I am a big carrier of stress and anxiety, my body absorbs most of it and something in my body usually breaks, so to relieve this I get regular massages, and I play a lot of netball, 2 or 3 nights a week. Last year I even played first grade in Newcastle. I am a very competitive person, it’s the only place I don’t think about work.
I also talk about everything with Scott which is a massive help, and I like to go shopping, not to buy just to wander.
You opened the, much bigger, Hamilton store in March 2021, was this part of the plan?
The only reason I wanted a second store is because the Belmont space will eventually get knocked down, which I knew when I took on the lease, but the plan is always to be there, so the idea of a second store was so we wouldn’t lose everything overnight, rather than trying to take on the world.
After Scott and I were married in 2016, we said it was either a second store or have another baby, and we realised we couldn’t control when either happened so we started looking, but it was a long journey to get the Hamilton store open.
Was it easier the second time round?
In terms of fitting it out and opening, I would say the Hamilton store was much harder, there was so much more at stake, financially, and when we opened we went from 10 to 40 staff, so it was a lot more pressure each week. The space didn’t look anything like this, there was a lot of money outlaid to get it to this point, a lot of detailed planning was involved and I was super hands-on, which I really enjoyed, but made it difficult to be in two places at the one time.
The Belmont store was a very organic slow process, it built and grew as I wanted to grow and it was all about relationship building with customers, which was so nice and why it has been so successful, because of that community.
With two successful stores and a growing family, would you say you are content with where you are at or do you have bigger plans?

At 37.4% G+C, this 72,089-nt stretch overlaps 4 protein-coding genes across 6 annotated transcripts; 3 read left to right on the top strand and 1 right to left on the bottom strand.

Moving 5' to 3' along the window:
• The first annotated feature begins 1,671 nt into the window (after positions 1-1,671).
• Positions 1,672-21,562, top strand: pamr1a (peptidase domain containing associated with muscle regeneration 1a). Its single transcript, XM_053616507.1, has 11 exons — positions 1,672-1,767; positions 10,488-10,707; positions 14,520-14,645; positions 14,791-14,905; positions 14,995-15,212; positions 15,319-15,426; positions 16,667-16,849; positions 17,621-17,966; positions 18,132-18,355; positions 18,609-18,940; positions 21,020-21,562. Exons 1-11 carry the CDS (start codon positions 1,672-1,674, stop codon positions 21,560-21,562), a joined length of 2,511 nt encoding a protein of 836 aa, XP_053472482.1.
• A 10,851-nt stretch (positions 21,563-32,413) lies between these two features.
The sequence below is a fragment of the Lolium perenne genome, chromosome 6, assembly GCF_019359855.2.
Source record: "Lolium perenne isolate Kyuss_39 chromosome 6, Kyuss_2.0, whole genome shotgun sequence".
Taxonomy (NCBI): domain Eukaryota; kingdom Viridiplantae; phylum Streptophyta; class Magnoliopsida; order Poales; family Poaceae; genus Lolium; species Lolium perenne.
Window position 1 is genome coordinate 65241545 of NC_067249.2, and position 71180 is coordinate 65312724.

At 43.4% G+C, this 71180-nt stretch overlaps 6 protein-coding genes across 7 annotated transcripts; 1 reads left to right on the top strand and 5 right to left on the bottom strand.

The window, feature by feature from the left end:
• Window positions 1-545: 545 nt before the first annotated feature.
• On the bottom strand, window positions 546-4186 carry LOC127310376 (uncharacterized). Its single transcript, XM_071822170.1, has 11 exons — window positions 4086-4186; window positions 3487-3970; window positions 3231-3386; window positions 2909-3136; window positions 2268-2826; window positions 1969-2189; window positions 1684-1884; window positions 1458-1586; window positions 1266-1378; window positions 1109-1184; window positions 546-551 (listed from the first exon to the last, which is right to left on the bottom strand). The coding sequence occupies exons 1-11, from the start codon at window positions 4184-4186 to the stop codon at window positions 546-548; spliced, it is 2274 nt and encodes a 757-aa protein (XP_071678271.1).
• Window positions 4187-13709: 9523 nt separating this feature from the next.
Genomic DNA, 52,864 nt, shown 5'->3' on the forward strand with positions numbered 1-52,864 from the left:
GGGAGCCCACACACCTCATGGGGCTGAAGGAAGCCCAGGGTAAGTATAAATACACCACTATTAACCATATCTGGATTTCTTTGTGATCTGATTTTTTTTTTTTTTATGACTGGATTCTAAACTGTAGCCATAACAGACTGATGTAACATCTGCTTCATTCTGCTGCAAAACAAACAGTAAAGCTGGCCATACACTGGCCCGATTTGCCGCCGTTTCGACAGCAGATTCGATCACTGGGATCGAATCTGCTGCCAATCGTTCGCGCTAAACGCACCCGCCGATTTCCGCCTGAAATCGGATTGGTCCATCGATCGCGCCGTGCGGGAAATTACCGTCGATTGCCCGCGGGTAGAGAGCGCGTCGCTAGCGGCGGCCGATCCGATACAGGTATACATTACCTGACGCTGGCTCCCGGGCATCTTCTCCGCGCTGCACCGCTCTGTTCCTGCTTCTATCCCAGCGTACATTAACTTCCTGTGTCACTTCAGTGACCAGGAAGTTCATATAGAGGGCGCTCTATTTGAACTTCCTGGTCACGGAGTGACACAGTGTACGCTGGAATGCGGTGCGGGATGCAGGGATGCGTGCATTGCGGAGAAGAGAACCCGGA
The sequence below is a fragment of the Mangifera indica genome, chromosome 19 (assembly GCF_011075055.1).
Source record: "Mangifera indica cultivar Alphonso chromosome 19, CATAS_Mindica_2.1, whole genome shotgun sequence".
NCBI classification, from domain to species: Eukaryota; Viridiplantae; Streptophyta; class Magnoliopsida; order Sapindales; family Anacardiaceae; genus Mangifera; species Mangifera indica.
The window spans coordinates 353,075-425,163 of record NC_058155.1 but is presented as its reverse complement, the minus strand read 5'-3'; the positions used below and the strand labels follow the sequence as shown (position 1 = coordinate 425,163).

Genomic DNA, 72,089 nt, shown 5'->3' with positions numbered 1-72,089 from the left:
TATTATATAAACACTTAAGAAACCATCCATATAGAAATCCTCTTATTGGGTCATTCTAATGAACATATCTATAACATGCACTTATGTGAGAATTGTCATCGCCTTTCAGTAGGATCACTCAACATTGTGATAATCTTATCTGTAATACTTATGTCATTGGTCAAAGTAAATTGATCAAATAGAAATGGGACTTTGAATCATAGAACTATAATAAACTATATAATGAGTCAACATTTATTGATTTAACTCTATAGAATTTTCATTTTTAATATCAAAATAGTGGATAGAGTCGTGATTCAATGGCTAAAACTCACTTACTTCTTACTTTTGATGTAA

After the last few years I do feel quite drained, we’ve been running really fast for a really long time, through Covid we’d been trying to stay ahead of the next outbreak. I’ve also found buying patterns and spending habits have shifted, so trying to understand all of that has been hard, but I have been trying to slow down, especially now I have a baby on the way.
There's still lots of dreams for the business, the whole reason I started was because Circus represents constantly moving and evolving so whilst it sounds selfish if I want to move into different areas, and what my role is, it's really exciting to have 38 people downstairs running things so that I have the freedom to do whatever I want as well.
A big focus for me has been about getting creative again, and getting back to the why I started Common Circus, being more than a retail store that sells coffee, how can we be that community space that everyone needs for their mental health and lifestyle, as well as looking at the bigger picture.
But at the same time, Lottie starts school this year and I am having a baby in July so probably slow down a bit too and enjoy what I have and change the way I look at things. Gosh I sound like I am maturing (laughs).